That second call to SetCurrentDirectory can fail if, while the shell extension is busy doing stuff, the directory C:\Previous is deleted. Now the shell extension can't change the directory back, so it's left stuck at C:\Victim, and now you can't delete C:\Victim because it is Explorer's new current directory.

    (The preferred behavior, by the way, is for the shell extension not to call SetCurrentDirectory in the first place. Just operate on full paths. Since the current directory is a process-wide setting, you can't be sure that some other thread hasn't called SetCurrentDirectory out from under you.)

    Mind you, making the current directory a per-thread concept doesn't solve this problem completely, because the current directory for the thread (if such a thing existed) would still have a handle open until the thread exited. But if the current directory had been a per-thread concept, and if the thread were associated with an Explorer window, then closing that window would at least encourage that thread to exit and let you unstick the directory. That is, unless you did a Terminate­Thread, in which case the handle would be leaked and your attempt to release the handle only ensures that it never happens. (Note to technology hypochondriacs: This paragraph was a hypothetical and consequently will be completely ineffective at solving your problem.)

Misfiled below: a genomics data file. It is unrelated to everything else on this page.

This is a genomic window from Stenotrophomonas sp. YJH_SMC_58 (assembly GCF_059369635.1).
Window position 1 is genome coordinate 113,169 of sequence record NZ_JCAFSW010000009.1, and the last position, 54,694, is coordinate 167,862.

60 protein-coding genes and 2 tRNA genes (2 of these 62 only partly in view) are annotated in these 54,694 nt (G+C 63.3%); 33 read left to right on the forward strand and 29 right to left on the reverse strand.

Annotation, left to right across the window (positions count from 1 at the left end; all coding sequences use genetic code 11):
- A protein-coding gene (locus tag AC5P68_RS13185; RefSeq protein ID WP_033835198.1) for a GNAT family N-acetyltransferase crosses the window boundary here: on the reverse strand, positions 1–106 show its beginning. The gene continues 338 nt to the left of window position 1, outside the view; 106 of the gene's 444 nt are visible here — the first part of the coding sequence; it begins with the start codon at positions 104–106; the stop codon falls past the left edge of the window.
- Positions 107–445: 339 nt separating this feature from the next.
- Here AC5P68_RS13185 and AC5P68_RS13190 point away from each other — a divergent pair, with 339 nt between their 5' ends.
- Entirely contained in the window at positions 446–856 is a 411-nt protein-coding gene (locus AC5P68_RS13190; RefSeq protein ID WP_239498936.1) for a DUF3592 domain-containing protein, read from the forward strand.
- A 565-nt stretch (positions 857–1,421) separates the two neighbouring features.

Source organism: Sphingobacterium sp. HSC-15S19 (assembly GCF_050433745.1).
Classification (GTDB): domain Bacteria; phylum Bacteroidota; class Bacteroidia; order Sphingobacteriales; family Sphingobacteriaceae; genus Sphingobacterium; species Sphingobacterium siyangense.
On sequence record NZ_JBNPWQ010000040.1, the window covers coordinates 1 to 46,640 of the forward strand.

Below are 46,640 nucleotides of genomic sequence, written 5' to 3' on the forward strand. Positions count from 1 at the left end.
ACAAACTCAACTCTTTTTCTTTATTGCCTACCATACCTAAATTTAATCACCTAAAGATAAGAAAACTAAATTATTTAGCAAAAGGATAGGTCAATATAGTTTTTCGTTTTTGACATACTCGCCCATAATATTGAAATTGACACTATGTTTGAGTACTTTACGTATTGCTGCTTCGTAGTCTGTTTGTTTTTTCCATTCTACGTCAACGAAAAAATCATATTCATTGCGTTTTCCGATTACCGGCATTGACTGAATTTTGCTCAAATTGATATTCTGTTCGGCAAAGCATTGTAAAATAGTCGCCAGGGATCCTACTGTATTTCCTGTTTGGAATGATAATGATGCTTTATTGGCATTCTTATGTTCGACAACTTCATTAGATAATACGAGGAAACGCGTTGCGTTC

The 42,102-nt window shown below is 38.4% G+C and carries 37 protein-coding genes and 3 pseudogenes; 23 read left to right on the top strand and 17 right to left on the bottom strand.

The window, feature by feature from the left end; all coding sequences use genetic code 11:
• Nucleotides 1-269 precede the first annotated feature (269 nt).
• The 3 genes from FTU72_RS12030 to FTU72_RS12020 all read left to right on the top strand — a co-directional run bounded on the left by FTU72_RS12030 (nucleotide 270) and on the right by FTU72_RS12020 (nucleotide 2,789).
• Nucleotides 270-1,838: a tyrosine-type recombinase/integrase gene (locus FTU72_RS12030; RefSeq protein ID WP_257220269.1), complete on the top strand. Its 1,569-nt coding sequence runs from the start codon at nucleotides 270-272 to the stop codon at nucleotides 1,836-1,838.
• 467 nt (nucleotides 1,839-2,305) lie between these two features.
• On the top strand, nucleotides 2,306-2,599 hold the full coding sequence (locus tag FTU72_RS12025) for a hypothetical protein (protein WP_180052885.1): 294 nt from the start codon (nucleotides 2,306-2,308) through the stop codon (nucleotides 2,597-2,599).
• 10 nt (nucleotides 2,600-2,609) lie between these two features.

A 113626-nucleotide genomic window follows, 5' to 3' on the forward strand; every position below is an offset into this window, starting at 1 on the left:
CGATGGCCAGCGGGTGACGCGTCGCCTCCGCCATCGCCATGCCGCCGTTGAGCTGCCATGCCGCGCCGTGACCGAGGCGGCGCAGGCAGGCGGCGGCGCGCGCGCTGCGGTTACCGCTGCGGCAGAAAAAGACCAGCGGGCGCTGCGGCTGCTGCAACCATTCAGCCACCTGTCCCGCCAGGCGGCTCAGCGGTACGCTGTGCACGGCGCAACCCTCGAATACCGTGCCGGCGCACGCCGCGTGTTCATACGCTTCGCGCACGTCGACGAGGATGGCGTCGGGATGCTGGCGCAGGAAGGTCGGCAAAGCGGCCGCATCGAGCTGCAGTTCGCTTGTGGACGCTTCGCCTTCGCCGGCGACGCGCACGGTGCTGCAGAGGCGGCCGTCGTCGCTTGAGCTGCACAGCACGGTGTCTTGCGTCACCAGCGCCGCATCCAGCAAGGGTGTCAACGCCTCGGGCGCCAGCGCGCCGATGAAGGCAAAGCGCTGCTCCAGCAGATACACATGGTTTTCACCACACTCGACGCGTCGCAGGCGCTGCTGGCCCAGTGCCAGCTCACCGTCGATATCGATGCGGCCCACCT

The story isn't over yet, but I'll need to digress for a bit in order to lay the groundwork for the next stage of the curse.

    Bonus chatter: Hello, people. "The story isn't over yet." Please don't try to guess the next chapter in the story.

  • The Old New Thing

    Why does the Win32 Time service require the date to be correct before it will set the time?


    Public Service Announcement: Daylight Saving Time ends in most parts of the United States this weekend.

    Andy points out that if you attempt to synchronize your clock when the date is set incorrectly, the operation fails with the error message "An error occurred while Windows was synchronizing with For security reasons, Windows cannot synchronize with the server because your date does not match. Please fix the date and try again." He wonders what the security risk is.

    First of all, for people who are trying to solve the problem, the solution is to follow the steps in the error message. Set your date to the correct date, then try again. If that doesn't help, also set the time to something close to the correct time. Once your time gets close, the time server can nudge it the rest of the way.